Sea cucumbers are big in Southeast Asia and parts of Europe.
In China, the marine animals are a delicacy, a high-priced, special-occasion food whose popularity is rising to the point where some worry about overfishing.
And in Buffalo?
By all accounts, sea cucumbers still lag behind wings and pizza in popularity here, so how do you explain $19 million in sea cucumber sales in Western New York?
You don't. Federal agents say the dollar figure is right – but it was really cocaine, heroin and fentanyl being sold here under the guise of sea cucumbers.
The $19 million in alleged drug proceeds, revealed in court last week, is the latest evidence of what investigators are calling one of the largest drug rings ever prosecuted in Buffalo.
Now at the center of a federal court trial in Buffalo, the drug trafficking organization is also tied to the Sinaloa Cartel, the violent Mexican crime organization once led by Joaquin "El Chapo" Guzman.
"We wanted the source of supply," Shane Nastoff, a special agent with the Drug Enforcement Administration in Buffalo, told a jury last week. "That's the ultimate goal – to cut the head off the snake, as they say."
While on the witness stand last week, Nastoff and IRS Special Agent David Turri painted a picture of an organization so big, it shipped its cocaine and heroin – anywhere from 30 to 70 kilograms at a time – on pallets in tractor trailers.
Nastoff said there were at least 19 shipments that large from California to Buffalo.
In 2013, there was one even bigger, a shipment of 100 kilograms of cocaine to a house on Niagara Falls Boulevard in the Town of Tonawanda, a witness said last week.
Jose DelaRosa, who claims he was one of those who packed the drugs in California, testified that they were stored in plastic buckets and surrounded by insulation. The buckets were placed in shipping boxes and hidden in a moving truck full of used furniture.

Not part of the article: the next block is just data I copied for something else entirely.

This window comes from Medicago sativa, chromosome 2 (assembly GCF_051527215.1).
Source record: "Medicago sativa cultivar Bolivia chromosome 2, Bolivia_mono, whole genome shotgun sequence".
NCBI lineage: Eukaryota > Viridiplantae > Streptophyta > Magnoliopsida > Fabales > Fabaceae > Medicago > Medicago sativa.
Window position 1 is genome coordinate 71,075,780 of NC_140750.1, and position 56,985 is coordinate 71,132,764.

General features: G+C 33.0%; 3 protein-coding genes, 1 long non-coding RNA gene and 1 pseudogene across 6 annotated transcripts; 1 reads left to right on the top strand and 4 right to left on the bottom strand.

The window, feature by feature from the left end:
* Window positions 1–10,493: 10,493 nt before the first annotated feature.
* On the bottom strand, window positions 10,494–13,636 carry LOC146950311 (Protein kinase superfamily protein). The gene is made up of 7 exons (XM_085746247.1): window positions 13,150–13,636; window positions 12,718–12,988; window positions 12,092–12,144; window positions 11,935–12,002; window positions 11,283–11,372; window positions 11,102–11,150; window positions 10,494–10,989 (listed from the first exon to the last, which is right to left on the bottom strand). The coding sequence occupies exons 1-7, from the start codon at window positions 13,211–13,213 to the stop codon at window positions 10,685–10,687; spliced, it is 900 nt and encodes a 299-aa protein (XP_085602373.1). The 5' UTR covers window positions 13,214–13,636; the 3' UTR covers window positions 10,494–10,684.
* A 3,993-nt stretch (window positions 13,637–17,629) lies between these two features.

When asked where the 100 kilos ended up, DelaRosa said, "Buffalo."
The prosecution's emphasis on the large-scale nature of the drug ring, and its roots to a Mexican cartel, are designed to portray the defendants – Herman Aguirre and Troy Gillon – as big-time traffickers.
During his testimony before U.S. District Judge Lawrence J. Vilardo, the IRS agent took the jury through a series of bank deposit records and purchase orders – fake ones, he insists – that indicate the organization took in $19 million over a two-year period ending in 2015.
Turri said the group laundered its money by setting up front companies in California – seafood wholesalers with names like Triton Foods – and relying on sales records that falsely indicated it was distributing large amounts of sea cucumbers in Buffalo.
"During your investigation here and in California, did you ever come across a sea cucumber?" Assistant U.S. Attorney Michael P. Felicetta asked at one point.
"No," Turri answered.
Most of the deposits from drug sales here took place at a Bank of America branch in Depew and often exceeded $100,000 in cash, Turri told the jury.
Another witness testified that the organization started using night deposits at one point, but eventually had to look for another branch. He said the night deposit box in Depew was physically too small to handle its ever-growing cash deposits.
Indicted with 16 others, including Gillon, Aguirre is accused of being a leader of the organization and, with co-defendant Jose Ruben Gil, a link to the cartel. Gil, who claims he met with "El Chapo," pleaded guilty last month and testified against Aguirre and Gillon.
Felicetta and fellow prosecutor Meghan A. Tokash claim "El Chapo" was among those who oversaw the drug shipments here. The trial here is taking place while Guzman stands trial in New York City, where security is even more intense.
Prosecutors say the drugs originated with the cartel and, after finding their way to California, were mailed or trucked to Western New York.
From the start, the defense has portrayed Gil as the leader of the organization in an effort to distance Aguirre and Gillon from the allegations of drug dealing.
"In your past as the case agent on this investigation, are you aware of any evidence that there was ever any illegal substance in the hands of Herman Aguirre?" asked Matthew Lembke, Aguirre's defense lawyer.
When Nastoff suggested there was testimony of Aguirre's involvement in the organization, Lembke stopped him.
"I'm talking about in his hands," Lembke said.
"I can't think of a specific instance," Nastoff answered.
Like Lembke, Gillon's lawyer has suggested the government's case relies too heavily on witnesses who are drug dealers looking for leniency in their own cases.
At one point, during his cross-examination of Nastoff, he asked about a police informant conducting an undercover drug buy on behalf of police in Niagara Falls.
He said the informant, unbeknownst to police, already had marijuana in his car and ended up trading the pot for the heroin he was supposed to buy with cash.
"He had marijuana in his car the whole time?" asked defense attorney Jason Schmidt.
"That's what he told me," Nastoff replied.
The trial resumes Tuesday.